Officers Should Be Warned Of The Tax Implications On Pensions

In a recent court case, several recently retired officers from Essex Police and the Avon and Somerset Constabulary brought a joint action by way of judicial review against a decision made by the Pensions Ombudsman.

The Ombudsman had received numerous complaints that both forces had incorrectly told them their retirement lump sums (commutation) would be tax free. The individuals concerned had retired on full ordinary pensions, and had then taken up new employment within one month of leaving their force. The Finance Act of 2004 penalises people under certain conditions for taking pension benefits where they have retired under the normal minimum pension age, this being 55.

The pensioners found themselves liable to pay a substantial tax charge on the lump sum as well as their annual pension until they reached the age of 55.

The Home Office had issued a circular on the issue, and HMRC had published the changes in their Registered Pension Scheme
Manual and so the respective forces should have been well aware of the tax implications to their ex-employees.

The High Court found that the Chief Constables were not liable for the adverse tax consequences, but the Police and Crime Commissioner for Avon and Somerset Constabulary was in their particular case. Additionally, due to the fact that certain papers submitted in the Avon and Somerset case, were found to be missing in the Essex case, the Judge remitted the case for the Essex Police and Crime Commissioner back to the Pension Ombudsman for a decision. The Judge concluded that had the unseen Essex papers been found to be similar to those of Avon & Somerset, then he would have made the same decision for the Essex claimants.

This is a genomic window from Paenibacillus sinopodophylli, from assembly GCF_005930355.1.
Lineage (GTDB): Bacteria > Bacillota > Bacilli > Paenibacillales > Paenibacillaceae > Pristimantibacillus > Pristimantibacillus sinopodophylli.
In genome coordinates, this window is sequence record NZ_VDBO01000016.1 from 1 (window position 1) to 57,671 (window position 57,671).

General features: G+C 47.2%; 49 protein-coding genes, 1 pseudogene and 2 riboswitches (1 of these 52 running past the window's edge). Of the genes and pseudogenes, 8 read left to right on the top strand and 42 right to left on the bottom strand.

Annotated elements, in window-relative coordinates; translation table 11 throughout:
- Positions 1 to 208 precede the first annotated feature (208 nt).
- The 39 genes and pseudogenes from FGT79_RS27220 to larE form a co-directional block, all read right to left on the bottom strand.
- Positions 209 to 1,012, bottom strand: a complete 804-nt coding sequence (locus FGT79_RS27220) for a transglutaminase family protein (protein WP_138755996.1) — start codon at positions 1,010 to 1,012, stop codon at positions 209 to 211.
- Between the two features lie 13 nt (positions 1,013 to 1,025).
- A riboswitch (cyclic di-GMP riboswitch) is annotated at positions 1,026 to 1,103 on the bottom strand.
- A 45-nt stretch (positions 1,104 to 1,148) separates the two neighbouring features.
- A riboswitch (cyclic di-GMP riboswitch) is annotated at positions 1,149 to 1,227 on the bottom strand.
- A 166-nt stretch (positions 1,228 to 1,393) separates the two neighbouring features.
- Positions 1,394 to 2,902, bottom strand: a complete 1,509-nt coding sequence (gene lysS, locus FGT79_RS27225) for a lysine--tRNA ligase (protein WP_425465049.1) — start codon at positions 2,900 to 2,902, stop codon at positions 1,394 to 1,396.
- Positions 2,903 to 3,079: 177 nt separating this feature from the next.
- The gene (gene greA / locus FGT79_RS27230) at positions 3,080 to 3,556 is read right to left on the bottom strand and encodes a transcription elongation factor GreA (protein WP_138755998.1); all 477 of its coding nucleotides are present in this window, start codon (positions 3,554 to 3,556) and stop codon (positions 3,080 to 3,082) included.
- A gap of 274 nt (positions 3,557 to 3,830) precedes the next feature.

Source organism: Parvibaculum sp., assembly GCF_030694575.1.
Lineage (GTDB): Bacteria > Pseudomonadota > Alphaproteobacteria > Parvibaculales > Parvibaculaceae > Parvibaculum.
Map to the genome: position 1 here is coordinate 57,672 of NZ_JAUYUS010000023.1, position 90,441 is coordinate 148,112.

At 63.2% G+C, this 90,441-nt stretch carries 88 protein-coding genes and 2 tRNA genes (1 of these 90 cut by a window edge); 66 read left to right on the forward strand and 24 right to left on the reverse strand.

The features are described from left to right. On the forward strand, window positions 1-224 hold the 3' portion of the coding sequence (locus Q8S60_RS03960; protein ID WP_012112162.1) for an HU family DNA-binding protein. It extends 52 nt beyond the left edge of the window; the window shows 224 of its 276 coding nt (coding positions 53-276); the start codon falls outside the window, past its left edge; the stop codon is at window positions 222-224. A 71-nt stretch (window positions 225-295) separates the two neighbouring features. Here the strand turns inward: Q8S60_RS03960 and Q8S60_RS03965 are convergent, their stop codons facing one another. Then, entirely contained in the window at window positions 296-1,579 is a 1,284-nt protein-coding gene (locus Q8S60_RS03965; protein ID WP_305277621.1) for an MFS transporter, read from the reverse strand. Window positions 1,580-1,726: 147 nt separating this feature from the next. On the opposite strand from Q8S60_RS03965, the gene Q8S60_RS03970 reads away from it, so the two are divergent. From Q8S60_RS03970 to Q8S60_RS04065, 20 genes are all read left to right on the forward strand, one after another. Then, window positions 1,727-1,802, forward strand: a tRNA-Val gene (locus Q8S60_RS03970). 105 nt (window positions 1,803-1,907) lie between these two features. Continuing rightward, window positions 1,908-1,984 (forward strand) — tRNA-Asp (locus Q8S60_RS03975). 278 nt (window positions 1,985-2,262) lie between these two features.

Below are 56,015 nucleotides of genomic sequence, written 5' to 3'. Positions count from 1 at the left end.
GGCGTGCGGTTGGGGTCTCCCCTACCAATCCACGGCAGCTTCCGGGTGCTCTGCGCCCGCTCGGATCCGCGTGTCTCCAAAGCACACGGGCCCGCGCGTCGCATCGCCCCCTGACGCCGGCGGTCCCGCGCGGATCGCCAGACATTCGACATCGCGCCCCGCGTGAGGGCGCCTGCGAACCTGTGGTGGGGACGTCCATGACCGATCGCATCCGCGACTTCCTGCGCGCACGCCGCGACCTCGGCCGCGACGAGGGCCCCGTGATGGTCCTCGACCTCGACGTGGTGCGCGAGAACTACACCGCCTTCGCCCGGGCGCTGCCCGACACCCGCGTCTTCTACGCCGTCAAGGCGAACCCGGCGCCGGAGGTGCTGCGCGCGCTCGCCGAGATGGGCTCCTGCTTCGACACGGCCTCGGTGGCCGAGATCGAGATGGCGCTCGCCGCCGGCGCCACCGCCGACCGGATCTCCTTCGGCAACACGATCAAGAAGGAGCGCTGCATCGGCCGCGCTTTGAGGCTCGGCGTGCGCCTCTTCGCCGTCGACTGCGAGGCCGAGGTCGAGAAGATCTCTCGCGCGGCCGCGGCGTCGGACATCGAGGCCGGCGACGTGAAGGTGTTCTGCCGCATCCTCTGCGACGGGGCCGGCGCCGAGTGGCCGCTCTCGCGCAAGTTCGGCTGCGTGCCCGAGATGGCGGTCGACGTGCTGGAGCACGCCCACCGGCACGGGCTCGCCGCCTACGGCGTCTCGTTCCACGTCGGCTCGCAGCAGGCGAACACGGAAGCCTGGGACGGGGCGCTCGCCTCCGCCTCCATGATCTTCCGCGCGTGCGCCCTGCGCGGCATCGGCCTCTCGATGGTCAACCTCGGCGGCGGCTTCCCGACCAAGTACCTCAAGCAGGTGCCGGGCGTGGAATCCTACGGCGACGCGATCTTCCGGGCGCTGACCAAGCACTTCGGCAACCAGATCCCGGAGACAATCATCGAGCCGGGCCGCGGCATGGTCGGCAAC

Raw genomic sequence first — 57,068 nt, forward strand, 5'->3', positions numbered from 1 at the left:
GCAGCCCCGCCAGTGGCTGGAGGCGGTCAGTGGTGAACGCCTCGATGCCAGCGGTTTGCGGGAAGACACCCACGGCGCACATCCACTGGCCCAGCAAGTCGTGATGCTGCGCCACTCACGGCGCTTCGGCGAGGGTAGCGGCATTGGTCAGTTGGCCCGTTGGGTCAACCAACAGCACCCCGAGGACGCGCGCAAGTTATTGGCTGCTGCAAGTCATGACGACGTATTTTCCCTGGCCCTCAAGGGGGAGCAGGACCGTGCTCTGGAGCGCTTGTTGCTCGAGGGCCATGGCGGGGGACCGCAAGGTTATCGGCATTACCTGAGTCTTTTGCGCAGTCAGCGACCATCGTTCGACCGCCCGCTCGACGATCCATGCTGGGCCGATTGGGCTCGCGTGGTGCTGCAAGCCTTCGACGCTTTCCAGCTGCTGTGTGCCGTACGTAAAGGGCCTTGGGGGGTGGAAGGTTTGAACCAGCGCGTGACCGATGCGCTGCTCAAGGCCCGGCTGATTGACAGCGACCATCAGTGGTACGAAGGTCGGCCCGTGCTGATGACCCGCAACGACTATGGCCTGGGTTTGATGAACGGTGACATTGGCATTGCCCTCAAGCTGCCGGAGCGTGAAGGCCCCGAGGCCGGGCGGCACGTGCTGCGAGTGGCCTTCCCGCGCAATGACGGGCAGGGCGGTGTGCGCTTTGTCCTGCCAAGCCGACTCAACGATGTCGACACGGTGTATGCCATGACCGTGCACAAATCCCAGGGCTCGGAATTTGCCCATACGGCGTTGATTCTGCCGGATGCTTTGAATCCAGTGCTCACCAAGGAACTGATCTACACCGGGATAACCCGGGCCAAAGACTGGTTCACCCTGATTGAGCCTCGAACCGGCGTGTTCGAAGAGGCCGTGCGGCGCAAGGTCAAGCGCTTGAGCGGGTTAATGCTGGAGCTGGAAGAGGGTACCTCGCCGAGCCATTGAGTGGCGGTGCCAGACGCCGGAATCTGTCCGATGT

The case is Corsham and others v Police and Crime Commissioner for Essex, Hazel and others v Chief Constable of Avon and Somerset Police and others (2019) EWCA Civ 676, a copy of which may be read here –


Officers Should Be Warned Of The Tax Implications On Pensions

2 thoughts on “Officers Should Be Warned Of The Tax Implications On Pensions

  • 2019-08-09 at 6:55 am

    Important papers going missing in Police cases have happened before. In my case some years ago important documents disappeared but I was lucky in that I took a photocopy of the Occurrence Book report made at the time relating to my injury on duty. I would suggest that any officer retiring even at the end of impeccable full time service makes sure he/she has a copy of all documents relating to their service they can get their hands on and does not destroy them for years, you never know what can happen. In my case it took 9 years to settle and then only the day before a High Court hearing was listed. They finally admitted liability and settled out of court only because I still had a copy of that crucial report someone had in the meantime lost. Now I have to accept that over 9 years papers can go missing but it happened to be an important document that proved my case.

    • 2019-08-09 at 11:09 am

      This is good advice. We would advise all officers who have recently retired to obtain a full copy of everything that is held on them via a Subject Access Request.


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